Zuma outlines new plan for land reform
Pretoria - President Jacob Zuma proposed a new land reform plan in Pretoria on Monday evening.
“This is an innovative proposal that needs to be tested,” he told the first annual general meeting of the African Farmers' Association of South Africa (Afasa).
The plan proposed a district-based approach to land reform and its financing.
“It proposes that each district should establish a district land reform committee where all stakeholders are involved,” Zuma said.
“This committee will be responsible for identifying 20 percent of the commercial agricultural land in the district and giving commercial farmers the option of assisting its transfer to black farmers.”
Implementation of this land reform proposal would include five steps.
Firstly, it would entail identifying land readily available from land already in the market; land where the farmer was under severe financial pressure; land held by an absentee landlord willing to exit; and land in a deceased estate.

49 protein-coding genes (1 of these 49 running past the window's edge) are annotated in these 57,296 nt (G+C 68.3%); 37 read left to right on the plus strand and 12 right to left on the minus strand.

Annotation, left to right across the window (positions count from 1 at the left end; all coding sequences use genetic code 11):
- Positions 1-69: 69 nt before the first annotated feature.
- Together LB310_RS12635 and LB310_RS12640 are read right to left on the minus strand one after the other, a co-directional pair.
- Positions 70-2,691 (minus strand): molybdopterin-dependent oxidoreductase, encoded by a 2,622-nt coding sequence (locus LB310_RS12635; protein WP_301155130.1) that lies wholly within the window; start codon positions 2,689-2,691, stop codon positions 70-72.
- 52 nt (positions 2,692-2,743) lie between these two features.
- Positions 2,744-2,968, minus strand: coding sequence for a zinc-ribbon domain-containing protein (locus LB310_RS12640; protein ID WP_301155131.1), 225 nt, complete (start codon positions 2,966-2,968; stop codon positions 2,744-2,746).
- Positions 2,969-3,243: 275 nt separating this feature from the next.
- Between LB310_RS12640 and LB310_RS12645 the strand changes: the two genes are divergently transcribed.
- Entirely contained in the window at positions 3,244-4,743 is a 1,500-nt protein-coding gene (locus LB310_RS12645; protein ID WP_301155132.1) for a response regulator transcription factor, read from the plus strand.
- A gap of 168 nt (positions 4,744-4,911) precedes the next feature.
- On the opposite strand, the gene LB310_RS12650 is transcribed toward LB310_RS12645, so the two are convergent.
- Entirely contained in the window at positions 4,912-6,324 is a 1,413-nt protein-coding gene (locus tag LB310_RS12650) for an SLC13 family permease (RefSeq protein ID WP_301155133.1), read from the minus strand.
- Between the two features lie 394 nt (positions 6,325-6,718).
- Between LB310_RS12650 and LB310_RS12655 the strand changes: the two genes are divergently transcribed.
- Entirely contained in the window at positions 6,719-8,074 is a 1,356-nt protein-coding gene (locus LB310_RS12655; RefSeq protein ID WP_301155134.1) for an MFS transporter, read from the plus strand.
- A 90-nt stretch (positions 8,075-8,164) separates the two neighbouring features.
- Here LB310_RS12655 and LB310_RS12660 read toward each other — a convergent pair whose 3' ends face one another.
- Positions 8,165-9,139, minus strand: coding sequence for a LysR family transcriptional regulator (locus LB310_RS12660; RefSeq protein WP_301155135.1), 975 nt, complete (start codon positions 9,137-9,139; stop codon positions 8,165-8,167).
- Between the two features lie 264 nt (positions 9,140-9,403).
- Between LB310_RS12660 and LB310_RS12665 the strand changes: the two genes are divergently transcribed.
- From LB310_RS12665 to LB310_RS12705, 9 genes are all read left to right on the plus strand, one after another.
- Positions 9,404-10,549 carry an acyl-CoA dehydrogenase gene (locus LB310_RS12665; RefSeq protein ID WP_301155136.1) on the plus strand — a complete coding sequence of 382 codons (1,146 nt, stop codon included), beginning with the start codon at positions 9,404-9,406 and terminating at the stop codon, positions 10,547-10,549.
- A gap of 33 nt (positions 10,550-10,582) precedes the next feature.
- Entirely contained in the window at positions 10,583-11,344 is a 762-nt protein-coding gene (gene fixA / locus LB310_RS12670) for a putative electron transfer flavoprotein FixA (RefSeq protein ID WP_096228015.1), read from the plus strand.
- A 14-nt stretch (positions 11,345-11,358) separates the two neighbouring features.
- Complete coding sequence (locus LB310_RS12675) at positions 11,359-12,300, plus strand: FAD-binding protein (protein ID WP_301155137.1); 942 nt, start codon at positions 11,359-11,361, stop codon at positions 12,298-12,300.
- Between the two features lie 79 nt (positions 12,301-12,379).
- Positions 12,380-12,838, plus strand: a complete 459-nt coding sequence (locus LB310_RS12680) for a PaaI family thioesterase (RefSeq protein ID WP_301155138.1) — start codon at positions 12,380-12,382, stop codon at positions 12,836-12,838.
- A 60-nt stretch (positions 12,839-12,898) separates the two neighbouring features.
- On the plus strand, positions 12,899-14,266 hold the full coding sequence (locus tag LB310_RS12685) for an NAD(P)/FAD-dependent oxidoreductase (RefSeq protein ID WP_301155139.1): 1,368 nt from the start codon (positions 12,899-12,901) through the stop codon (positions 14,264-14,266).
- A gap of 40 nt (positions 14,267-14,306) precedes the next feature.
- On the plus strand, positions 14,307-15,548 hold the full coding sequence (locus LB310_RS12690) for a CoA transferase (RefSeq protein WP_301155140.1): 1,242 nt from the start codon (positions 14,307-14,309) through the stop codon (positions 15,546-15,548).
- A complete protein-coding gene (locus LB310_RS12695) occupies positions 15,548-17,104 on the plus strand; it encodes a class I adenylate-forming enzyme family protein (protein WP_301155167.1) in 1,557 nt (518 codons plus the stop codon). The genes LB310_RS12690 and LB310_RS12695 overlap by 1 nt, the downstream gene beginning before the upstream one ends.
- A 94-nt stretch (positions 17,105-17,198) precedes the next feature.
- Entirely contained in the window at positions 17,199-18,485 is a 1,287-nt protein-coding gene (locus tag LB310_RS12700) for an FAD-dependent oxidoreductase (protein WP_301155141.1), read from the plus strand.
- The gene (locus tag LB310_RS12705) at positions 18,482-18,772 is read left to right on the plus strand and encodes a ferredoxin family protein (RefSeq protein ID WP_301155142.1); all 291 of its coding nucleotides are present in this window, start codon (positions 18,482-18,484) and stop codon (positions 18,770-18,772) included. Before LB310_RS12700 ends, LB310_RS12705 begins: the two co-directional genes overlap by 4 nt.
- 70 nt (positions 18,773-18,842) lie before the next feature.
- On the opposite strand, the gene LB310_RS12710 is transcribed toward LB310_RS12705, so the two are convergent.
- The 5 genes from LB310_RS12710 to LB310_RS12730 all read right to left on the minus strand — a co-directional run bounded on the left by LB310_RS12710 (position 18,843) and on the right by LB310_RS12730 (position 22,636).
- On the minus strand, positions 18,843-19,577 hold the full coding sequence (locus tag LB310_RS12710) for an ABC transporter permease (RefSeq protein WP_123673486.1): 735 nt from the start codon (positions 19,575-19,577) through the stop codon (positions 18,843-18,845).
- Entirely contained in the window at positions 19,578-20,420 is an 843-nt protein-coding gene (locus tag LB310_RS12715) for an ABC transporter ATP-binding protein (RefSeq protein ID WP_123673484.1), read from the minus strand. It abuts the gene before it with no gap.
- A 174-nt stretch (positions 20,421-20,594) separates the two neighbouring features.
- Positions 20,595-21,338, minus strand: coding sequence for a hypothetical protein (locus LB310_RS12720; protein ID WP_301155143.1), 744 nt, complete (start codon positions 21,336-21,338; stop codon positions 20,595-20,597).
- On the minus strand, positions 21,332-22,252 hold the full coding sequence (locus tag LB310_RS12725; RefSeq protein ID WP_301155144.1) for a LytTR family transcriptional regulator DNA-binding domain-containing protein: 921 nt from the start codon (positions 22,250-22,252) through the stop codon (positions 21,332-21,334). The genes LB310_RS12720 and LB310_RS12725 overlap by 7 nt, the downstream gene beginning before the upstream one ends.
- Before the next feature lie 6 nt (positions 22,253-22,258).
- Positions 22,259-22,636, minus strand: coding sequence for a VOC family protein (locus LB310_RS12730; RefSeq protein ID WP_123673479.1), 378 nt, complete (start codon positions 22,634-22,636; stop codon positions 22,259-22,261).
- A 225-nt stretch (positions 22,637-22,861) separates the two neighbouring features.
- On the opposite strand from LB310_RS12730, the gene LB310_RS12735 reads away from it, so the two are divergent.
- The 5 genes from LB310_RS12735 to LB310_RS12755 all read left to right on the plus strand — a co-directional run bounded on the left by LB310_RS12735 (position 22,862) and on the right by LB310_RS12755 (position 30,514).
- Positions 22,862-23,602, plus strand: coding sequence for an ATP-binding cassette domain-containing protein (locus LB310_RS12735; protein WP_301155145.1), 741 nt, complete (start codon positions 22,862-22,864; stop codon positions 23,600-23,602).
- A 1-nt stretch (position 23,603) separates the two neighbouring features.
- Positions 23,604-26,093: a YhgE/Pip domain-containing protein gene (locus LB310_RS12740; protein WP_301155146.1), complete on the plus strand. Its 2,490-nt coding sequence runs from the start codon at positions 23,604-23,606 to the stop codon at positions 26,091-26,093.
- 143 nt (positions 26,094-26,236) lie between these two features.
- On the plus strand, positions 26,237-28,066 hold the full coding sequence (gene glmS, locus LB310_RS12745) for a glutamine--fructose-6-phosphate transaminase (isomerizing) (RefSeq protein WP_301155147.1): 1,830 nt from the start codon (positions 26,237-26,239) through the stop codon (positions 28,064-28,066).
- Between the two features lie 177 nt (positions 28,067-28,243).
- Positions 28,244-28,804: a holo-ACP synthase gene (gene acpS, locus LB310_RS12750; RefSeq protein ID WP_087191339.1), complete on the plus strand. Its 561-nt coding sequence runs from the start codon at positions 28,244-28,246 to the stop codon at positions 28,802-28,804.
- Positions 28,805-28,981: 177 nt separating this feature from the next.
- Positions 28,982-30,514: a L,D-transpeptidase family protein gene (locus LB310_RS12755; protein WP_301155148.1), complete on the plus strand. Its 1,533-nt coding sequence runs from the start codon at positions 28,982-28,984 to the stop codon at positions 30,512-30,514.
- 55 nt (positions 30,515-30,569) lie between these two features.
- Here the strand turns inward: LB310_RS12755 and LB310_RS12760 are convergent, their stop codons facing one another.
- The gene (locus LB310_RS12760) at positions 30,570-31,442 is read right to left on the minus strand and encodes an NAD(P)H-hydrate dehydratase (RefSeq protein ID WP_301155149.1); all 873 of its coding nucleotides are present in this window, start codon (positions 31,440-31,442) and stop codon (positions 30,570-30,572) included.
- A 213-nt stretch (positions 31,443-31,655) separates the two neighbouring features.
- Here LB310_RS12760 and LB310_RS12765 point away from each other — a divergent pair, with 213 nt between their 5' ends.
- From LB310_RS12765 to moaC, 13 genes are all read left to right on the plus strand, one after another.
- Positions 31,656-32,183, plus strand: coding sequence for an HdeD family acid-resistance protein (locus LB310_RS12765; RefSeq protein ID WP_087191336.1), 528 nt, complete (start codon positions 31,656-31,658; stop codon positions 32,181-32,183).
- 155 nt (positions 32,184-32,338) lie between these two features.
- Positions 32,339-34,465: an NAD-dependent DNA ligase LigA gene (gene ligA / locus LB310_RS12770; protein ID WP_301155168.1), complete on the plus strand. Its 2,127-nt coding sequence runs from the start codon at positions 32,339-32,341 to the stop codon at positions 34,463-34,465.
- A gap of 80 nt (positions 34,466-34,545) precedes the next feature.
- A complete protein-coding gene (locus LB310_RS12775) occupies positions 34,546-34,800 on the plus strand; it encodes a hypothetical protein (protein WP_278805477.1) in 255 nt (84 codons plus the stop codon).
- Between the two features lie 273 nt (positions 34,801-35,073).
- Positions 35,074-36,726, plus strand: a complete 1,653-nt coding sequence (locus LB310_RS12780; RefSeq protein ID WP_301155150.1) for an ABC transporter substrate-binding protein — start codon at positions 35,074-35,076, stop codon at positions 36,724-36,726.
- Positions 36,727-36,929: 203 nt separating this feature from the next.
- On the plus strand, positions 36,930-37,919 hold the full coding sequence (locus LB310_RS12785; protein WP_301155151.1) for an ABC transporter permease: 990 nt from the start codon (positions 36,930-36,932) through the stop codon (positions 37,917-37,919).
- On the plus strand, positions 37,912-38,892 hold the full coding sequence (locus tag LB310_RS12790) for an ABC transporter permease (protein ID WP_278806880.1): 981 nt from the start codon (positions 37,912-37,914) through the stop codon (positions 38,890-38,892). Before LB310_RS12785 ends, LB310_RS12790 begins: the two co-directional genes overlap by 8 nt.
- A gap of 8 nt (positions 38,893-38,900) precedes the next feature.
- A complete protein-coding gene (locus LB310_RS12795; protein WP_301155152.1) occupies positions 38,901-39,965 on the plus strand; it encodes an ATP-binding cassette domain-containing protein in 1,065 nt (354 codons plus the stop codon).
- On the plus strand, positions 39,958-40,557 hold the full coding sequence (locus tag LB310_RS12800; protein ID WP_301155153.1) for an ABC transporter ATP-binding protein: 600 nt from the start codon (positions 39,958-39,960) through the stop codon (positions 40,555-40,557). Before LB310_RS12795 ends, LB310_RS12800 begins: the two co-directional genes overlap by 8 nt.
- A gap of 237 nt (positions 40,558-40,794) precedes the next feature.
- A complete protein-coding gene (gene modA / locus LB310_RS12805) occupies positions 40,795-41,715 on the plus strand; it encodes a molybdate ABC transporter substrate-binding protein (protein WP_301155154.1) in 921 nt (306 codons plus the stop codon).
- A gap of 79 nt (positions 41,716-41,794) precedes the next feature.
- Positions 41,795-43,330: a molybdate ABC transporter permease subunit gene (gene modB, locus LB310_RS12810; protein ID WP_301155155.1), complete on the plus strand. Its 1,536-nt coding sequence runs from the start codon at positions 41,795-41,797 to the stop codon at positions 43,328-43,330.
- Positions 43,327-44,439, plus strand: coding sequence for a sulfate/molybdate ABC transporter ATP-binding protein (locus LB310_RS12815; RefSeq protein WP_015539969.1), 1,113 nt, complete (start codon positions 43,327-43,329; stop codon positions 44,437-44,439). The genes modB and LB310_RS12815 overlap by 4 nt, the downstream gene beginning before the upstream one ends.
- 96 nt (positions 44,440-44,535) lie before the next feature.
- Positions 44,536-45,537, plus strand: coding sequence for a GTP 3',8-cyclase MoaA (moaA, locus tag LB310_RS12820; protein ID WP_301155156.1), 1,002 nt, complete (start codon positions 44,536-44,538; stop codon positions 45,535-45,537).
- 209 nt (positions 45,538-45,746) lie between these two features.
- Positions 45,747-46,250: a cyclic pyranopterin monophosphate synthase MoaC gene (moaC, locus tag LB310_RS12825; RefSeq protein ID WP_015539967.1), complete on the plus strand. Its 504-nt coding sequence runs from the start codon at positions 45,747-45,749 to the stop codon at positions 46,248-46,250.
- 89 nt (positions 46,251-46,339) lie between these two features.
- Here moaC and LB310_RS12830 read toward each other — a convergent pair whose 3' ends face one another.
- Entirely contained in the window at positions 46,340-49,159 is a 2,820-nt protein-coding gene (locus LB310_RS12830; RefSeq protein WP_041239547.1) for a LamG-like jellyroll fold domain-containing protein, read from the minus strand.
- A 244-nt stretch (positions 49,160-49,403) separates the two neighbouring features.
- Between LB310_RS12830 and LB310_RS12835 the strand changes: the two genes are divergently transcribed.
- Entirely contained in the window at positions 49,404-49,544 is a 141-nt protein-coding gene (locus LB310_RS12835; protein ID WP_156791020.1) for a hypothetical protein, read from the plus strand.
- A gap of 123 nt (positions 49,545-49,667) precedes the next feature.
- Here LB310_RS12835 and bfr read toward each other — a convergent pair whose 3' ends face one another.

“In this way, land can be found without distorting markets.”
Secondly, the state would buy the land at 50 percent of its market value. This, Zuma said, would be closer to its fair productive value.
The current owner's shortfall would be made up by cash or in-kind contributions from the commercial farmers in the district who volunteered to participate.
Thirdly, in exchange, commercial farmers would be protected from losing their land and gain black economic empowerment status.
“This should remove the uncertainty and mistrust that surrounds land reform and the related loss of investor confidence.
Fourthly, a stepped-up programme of financing should also be created, Zuma said. This would involve the Treasury, the Land Bank, and established white farmers.
“The model envisages that the cost of land reform be spread between all stakeholders.
“It also envisages new financial instruments being designed for the purpose of facilitating land reform.” These could include 40-year mortgages at preferential rates for new entrants into the markets, as well as land bonds that white farmers and others could invest in.
The fifth step was increasing investment in agricultural research and development.
“We also need to use the investment more strategically.”
Zuma said the government looked forward to ongoing engagement with Afasa.
“So that we can develop and harness our vision for agriculture and food security together.” - Sapa